R. Dolph Keene

/R. Dolph Keene

R. Dolph Keene (1885-1973)

Inducted 1979

Highlights

Dr. Phillips

Winter Garden

Winter Garden Citrus Products Cooperative

Citrus Pulp Plant

Growers & Shippers League

Florida Citrus Commission

“Maxcy Plan”

Florida Citrus Mutual

United Growers & Shippers Association

Bio

Born in 1885, R.D. Keene began his citrus career at the age of ten by working his father’s grove near Kissimmee during the 1895 freeze. In 1907, he worked as a grove laborer for Dr. P. Phillips, eventually rising through the ranks in the company as picking crew foreman and fruit buyer.

In 1922 Keene launched his own business when he and his partner Barney Dillard, Jr. bought a packinghouse in Eustis. They nearly lost everything their first year when an unexpected bumper crop triggered a fall in prices. Selling out his interests in this concern he relocated to Winter Garden in 1933. Keene remained in the West Orange County town the rest of his life, prospering and expanding his operations from a log school house into a huge packinghouse operation.

After establishing his own packinghouse in Winter Garden, Keene was one of the organizers of the Winter Garden Citrus Products Cooperative. Until 1966, he was the chief executive officer of this cooperative. Keene was known for his ability to adopt new ideas and grasp opportunities for the citrus industry. These are documented by the fact the Winter Garden operation expanded from single strength to include concentrate facilities, enlarging several times to become one of the largest concentrate plants in the state. Keene’s citrus pulp plant was one of the most efficient in Florida and its recovery plants produce a full line of citrus by-products.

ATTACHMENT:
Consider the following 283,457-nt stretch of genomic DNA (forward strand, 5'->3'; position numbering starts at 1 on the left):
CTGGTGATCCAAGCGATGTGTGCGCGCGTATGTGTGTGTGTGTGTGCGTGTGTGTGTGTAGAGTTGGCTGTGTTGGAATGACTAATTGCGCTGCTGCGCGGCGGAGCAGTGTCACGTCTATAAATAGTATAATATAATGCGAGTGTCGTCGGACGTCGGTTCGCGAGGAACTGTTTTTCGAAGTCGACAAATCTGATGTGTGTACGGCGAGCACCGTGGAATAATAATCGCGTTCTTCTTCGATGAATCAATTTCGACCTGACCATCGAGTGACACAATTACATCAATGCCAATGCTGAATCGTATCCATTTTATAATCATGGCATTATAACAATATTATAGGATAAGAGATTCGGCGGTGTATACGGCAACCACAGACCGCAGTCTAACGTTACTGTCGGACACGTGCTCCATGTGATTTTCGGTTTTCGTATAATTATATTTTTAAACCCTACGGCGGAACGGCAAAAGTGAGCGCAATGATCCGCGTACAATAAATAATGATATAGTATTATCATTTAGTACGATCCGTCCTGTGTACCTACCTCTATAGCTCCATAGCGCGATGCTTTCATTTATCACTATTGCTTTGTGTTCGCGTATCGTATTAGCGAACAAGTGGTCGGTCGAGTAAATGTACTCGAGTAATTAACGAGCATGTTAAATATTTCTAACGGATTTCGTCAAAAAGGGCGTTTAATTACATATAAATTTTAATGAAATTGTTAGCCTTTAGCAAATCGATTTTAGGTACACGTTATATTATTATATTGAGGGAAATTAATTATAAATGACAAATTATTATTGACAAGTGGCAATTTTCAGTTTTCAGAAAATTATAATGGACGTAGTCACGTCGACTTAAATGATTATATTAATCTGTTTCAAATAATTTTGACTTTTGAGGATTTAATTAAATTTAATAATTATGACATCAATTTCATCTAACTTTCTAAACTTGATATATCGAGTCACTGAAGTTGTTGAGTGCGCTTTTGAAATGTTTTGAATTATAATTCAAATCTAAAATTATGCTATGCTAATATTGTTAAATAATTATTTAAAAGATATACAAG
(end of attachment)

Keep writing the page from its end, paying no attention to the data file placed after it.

During the time he was with the Winter Garden Cooperative, his associates characterized Keene as a man of unusual perception and vision. Associates also describe him as a man of consistent integrity “who would battle all the way for what he thought was right.” He was extremely fair-minded and possessed common sense and judgment typical of one who started with little and eventually amassed an empire.

His citrus experience was not limited to the Winter Garden Cooperative. Throughout his career, he proved to be a positive force in the total development of the industry from the time it was simply a fresh fruit operation through concentrate production, citrus waste and by-products.

One additional organization of industry-wide significance and impact that he contributed greatly to was the Growers and Shippers League. He served as its president from 1938 to 1953 and then for the next fourteen years he was chairman of the board. He also was an active participant in the Florida Citrus Commission. As a leader in the “Maxey Plan,” he helped formulate what today is the Florida Citrus Mutual although he never became a member of that organization. He also helped found and provided outstanding leadership to the United Growers and Shippers Association. This was an organization of independent fresh citrus fruit shippers, including several cooperatives. He served as its president in 1948 and 1949. He became chairman of the board until the association was dissolved in 1956.

His example as a producer was a stimulus and guide to other producers. His groves were well kept and were models for the industry in productivity and quality. He was concerned with the quality of the product which he produced and marketed, and was concerned with certain organization in which he believed he could contribute effectively – all for the benefit of the industry. A close friend spoke of him: “Certainly it takes great leaders, even though they often hold opposing points of view, to make a great industry.”